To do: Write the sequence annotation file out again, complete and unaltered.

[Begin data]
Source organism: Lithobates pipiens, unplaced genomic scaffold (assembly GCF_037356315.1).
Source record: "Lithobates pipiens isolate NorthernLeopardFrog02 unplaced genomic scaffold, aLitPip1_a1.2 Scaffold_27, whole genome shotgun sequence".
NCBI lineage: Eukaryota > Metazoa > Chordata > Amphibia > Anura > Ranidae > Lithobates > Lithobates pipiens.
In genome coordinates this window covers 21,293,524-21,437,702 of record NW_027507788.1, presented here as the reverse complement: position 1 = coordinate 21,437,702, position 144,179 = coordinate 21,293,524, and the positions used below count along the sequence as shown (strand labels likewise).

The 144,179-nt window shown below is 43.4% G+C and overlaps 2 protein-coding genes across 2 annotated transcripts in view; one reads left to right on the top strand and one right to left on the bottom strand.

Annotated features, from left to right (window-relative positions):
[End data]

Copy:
Source organism: Lithobates pipiens, unplaced genomic scaffold (assembly GCF_037356315.1).
Source record: "Lithobates pipiens isolate NorthernLeopardFrog02 unplaced genomic scaffold, aLitPip1_a1.2 Scaffold_27, whole genome shotgun sequence".
NCBI lineage: Eukaryota > Metazoa > Chordata > Amphibia > Anura > Ranidae > Lithobates > Lithobates pipiens.
In genome coordinates this window covers 21,293,524-21,437,702 of record NW_027507788.1, presented here as the reverse complement: position 1 = coordinate 21,437,702, position 144,179 = coordinate 21,293,524, and the positions used below count along the sequence as shown (strand labels likewise).

The 144,179-nt window shown below is 43.4% G+C and overlaps 2 protein-coding genes across 2 annotated transcripts in view; one reads left to right on the top strand and one right to left on the bottom strand.

Annotated features, from left to right (window-relative positions):